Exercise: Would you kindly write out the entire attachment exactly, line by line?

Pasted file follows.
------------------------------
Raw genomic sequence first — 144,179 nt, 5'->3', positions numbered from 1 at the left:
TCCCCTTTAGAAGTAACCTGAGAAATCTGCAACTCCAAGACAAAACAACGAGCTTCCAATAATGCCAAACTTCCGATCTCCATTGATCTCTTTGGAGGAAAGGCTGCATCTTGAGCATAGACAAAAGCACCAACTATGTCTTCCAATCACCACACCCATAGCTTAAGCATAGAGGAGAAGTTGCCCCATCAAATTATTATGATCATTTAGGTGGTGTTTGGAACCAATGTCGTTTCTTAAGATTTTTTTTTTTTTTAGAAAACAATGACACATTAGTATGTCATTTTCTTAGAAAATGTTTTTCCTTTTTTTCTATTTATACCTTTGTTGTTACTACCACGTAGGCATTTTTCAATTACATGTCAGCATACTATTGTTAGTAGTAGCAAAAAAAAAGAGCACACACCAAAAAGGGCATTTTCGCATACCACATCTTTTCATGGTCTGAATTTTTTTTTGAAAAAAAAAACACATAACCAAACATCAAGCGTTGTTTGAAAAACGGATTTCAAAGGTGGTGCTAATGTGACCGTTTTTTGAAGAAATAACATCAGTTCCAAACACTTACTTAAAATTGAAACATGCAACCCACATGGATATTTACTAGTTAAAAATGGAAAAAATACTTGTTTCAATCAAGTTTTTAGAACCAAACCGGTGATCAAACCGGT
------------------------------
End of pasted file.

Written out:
Raw genomic sequence first — 144,179 nt, 5'->3', positions numbered from 1 at the left:
TCCCCTTTAGAAGTAACCTGAGAAATCTGCAACTCCAAGACAAAACAACGAGCTTCCAATAATGCCAAACTTCCGATCTCCATTGATCTCTTTGGAGGAAAGGCTGCATCTTGAGCATAGACAAAAGCACCAACTATGTCTTCCAATCACCACACCCATAGCTTAAGCATAGAGGAGAAGTTGCCCCATCAAATTATTATGATCATTTAGGTGGTGTTTGGAACCAATGTCGTTTCTTAAGATTTTTTTTTTTTTTAGAAAACAATGACACATTAGTATGTCATTTTCTTAGAAAATGTTTTTCCTTTTTTTCTATTTATACCTTTGTTGTTACTACCACGTAGGCATTTTTCAATTACATGTCAGCATACTATTGTTAGTAGTAGCAAAAAAAAAGAGCACACACCAAAAAGGGCATTTTCGCATACCACATCTTTTCATGGTCTGAATTTTTTTTTGAAAAAAAAAACACATAACCAAACATCAAGCGTTGTTTGAAAAACGGATTTCAAAGGTGGTGCTAATGTGACCGTTTTTTGAAGAAATAACATCAGTTCCAAACACTTACTTAAAATTGAAACATGCAACCCACATGGATATTTACTAGTTAAAAATGGAAAAAATACTTGTTTCAATCAAGTTTTTAGAACCAAACCGGTGATCAAACCGGT